Years gone by, these would have been issues for the civil society to address with direct support in the form of school building or advocacy for the government to act. This is missing. Somehow, we have reached a saturation point where expressions of angst by a few citizens on Facebook are enough to tickle the conscience of present and past leaders.
The area of governance is even more disturbing. Our governance campaigns should encourage citizen involvement and participation but even this has been hijacked by corporate interest think tanks, political parties and urban-based organisations with access to resources.
The example of the stalled campaign and debate about the United States military bases in Ghana brings this to sharp focus. This should have been a national and broad-based affair, but some elite factions took advantage of popular resentment against this policy, hijacked the debate, hoping to reap the benefits of emerging national anger.
When it became obvious that the political party leading the “Ghana First” campaign was complicit in the initial decision to allow the United States access to Ghana’s soil, or that they could lose vast amounts of patronage from the United States, they quickly withdrew from the campaign leaving in the cold their most ardent supporters in the anti-military base campaign.
The most recent example of how far the civil society has come in Ghana is the appointment of the new chairperson of the celebrated flagship organisation, the Electoral Commission of Ghana. The civil society was completely muffled by the ensuing debate as to the rights and wrongs of the dismissal of Madam Charlotte Osei and her two colleagues.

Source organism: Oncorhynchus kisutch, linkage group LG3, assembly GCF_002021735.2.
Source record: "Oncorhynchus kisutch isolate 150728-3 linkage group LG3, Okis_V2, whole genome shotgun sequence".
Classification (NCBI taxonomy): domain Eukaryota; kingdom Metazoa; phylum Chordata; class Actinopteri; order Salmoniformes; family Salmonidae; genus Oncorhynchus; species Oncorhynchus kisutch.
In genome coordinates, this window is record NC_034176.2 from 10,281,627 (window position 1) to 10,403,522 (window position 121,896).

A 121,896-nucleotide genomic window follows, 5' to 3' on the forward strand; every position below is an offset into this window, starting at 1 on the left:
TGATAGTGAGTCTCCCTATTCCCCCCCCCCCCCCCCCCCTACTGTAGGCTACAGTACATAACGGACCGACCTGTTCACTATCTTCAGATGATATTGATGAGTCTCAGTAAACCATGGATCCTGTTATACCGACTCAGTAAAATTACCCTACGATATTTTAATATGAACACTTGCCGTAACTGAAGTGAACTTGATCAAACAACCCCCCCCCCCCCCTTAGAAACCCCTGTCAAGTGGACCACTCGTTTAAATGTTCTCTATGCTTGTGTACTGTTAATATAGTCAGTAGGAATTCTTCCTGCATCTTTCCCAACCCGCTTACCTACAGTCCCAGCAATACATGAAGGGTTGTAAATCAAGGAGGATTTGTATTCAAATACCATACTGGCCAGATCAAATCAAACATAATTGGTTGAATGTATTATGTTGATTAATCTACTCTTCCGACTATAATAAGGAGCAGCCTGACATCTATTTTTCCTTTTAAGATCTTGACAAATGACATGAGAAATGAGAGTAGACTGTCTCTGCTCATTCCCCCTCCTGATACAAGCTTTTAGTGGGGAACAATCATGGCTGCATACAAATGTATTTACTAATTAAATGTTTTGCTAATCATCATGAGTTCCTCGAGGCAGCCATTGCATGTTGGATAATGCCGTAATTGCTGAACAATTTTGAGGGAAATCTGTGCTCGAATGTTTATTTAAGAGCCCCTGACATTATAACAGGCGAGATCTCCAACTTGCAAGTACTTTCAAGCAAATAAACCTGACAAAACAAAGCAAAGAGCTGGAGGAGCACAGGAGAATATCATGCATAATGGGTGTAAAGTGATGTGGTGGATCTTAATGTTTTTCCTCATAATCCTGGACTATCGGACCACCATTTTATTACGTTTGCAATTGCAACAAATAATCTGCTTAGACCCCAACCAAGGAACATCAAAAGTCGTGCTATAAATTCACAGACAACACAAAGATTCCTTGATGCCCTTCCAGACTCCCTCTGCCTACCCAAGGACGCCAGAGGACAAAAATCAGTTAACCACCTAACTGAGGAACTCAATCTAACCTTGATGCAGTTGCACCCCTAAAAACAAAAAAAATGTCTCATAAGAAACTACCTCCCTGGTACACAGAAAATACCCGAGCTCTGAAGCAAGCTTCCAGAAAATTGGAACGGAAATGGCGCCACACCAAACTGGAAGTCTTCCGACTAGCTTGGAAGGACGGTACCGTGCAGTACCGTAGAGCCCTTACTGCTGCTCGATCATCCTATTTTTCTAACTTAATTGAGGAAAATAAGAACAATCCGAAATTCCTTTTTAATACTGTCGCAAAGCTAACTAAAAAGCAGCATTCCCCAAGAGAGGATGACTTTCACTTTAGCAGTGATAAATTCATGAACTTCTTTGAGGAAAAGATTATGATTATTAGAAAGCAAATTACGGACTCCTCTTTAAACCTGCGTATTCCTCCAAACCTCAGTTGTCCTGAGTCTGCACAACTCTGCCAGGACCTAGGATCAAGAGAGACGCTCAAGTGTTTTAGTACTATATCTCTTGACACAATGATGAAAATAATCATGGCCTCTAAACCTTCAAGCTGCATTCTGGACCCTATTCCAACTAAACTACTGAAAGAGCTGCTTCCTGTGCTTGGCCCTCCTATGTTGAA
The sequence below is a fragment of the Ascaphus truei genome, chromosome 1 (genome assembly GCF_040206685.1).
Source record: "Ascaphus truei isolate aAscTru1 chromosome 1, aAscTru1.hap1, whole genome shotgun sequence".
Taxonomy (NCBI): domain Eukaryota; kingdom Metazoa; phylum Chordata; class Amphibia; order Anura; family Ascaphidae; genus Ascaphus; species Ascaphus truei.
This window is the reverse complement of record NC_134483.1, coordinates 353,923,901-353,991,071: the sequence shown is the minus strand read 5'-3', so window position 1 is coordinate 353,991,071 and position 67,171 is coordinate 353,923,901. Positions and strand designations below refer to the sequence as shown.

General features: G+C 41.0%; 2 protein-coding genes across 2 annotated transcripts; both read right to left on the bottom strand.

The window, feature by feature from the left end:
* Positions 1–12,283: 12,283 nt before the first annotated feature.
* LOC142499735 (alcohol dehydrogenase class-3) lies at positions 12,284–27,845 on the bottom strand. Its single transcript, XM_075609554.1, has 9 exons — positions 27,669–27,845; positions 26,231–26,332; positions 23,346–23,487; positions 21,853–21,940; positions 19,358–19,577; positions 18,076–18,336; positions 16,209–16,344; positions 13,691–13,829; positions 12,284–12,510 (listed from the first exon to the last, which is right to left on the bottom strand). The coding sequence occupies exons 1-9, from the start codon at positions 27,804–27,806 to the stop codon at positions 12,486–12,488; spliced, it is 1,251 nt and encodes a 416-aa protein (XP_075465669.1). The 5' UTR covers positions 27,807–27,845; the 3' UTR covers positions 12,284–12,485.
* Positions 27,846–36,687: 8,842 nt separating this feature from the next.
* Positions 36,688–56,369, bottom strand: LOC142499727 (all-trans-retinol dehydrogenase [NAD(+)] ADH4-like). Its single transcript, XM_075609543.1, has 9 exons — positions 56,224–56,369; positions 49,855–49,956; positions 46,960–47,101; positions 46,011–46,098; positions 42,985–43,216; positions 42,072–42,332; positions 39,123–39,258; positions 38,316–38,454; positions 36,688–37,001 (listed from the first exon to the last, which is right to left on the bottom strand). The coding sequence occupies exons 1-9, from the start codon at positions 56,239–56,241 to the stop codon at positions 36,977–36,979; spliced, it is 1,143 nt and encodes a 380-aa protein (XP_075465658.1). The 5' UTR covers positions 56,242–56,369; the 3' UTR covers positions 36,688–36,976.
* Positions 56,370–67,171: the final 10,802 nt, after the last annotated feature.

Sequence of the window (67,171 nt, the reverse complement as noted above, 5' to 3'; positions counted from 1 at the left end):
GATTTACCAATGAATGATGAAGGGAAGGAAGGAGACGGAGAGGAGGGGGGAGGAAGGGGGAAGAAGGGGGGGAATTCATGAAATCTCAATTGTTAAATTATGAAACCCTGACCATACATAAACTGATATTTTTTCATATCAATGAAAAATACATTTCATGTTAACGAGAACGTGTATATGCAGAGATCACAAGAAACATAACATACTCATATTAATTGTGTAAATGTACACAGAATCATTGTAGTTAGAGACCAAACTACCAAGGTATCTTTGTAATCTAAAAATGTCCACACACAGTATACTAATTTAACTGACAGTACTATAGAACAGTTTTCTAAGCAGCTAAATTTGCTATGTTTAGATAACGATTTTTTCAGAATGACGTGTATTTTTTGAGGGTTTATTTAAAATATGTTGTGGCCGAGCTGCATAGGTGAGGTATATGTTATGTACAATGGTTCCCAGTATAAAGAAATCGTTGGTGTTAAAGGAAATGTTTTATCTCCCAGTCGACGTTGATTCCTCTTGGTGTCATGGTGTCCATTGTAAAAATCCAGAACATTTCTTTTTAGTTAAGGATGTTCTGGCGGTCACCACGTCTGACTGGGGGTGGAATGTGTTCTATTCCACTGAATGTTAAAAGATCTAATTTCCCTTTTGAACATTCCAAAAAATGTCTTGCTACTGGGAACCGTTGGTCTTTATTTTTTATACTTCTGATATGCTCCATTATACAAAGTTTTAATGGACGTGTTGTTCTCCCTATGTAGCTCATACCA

The so-called “democratic governance” institutions failed to educate citizens on the issues and engage the government on the substance and suggestions as to how the president could ensure some transparency in the process of appointing new officers for the Electoral Commission. The response was, “we shall go to court”, but courts in themselves are not the avenues for resolving political differences.
Our governance is weighed down by corruption and lack of citizen participation. Citizen participation is frowned upon if it is done outside the remit of identifiable political groups. Independent voices and opinions are silenced, while all along the leaders of the civil society are eyeing the next big position in government under the aegis of their political parties.
It might sound churlish, but it is worth repeating that the civil society ought to be independent minded and managed by confident people with an interest in national development; fearless enough to take risky positions and speak truth to power.
Yet, what we see today are “vacuous careerists” some of whom have become “smiling supplicants of their own destruction”, allowing personal and political interests to influence their actions.
Today, what the civil society has become is a captive of the duopoly, which has monopolised Ghanaian politics and the state. Currently, the state alternates between “a social democratic” (National Democratic Congress) party and a centre of right political party (New Patriotic Party). Leaders of the civil society are not different.
The lack of radical media to champion alternative development options and citizen voices also account for this malaise.
In countries such as Kenya, the civil society has champions, who write and discuss issues of relevance in governance, education, and society and speak truth to power. The Ghanaian civil society lacks such champions who can stand up to the occasion on issues such as our collapsing banks, or the abuse of children.
*Zaya Yeebo is a commentator on pan African issues, Editor of Public Agenda, and a founding member of the People’s Democratic Movement, an emerging party with a pan African and socialist orientation in Ghana.